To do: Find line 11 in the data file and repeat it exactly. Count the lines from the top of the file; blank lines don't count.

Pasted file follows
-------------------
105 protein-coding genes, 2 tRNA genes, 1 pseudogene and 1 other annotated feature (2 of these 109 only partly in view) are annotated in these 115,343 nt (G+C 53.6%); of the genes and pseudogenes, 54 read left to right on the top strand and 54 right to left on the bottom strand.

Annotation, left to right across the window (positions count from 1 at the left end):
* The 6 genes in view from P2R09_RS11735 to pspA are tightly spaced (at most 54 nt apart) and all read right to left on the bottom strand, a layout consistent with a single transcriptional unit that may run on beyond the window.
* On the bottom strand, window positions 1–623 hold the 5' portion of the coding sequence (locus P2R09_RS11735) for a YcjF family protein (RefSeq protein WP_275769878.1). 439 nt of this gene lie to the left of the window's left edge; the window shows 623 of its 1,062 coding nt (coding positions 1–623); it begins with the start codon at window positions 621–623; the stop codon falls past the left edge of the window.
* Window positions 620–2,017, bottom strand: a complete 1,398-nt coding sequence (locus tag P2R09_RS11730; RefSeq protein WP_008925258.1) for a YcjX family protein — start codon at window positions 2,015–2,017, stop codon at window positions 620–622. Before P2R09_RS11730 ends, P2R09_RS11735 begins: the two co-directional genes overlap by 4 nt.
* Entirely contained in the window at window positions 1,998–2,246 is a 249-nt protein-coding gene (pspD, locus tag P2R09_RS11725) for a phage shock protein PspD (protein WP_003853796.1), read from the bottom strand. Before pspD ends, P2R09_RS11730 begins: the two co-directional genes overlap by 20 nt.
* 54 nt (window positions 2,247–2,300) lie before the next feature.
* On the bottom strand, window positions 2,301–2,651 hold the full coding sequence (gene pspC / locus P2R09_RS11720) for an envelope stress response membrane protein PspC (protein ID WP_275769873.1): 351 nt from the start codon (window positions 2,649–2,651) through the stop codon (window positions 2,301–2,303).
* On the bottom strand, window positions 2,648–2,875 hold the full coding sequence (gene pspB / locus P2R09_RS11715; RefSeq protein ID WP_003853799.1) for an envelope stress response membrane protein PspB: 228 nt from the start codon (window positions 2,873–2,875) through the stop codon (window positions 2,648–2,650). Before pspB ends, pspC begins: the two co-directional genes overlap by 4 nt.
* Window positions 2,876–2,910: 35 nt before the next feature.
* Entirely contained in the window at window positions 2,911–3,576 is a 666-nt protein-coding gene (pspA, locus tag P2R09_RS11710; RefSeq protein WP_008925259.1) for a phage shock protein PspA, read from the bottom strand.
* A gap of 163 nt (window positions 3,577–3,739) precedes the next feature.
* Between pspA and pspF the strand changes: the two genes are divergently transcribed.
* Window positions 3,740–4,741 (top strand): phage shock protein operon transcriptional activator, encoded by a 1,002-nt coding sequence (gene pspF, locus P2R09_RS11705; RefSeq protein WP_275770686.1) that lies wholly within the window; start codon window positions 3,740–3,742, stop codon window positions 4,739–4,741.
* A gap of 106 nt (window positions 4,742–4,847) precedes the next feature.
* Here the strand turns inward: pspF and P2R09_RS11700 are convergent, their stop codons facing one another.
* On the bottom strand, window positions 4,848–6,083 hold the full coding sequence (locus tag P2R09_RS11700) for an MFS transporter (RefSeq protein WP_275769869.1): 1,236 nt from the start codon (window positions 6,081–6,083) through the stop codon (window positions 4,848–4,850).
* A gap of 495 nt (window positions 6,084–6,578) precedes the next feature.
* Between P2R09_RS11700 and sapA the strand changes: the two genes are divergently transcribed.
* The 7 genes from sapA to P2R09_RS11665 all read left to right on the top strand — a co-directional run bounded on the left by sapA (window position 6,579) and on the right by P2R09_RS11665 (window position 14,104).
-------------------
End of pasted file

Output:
* Entirely contained in the window at window positions 2,911–3,576 is a 666-nt protein-coding gene (pspA, locus tag P2R09_RS11710; RefSeq protein WP_008925259.1) for a phage shock protein PspA, read from the bottom strand.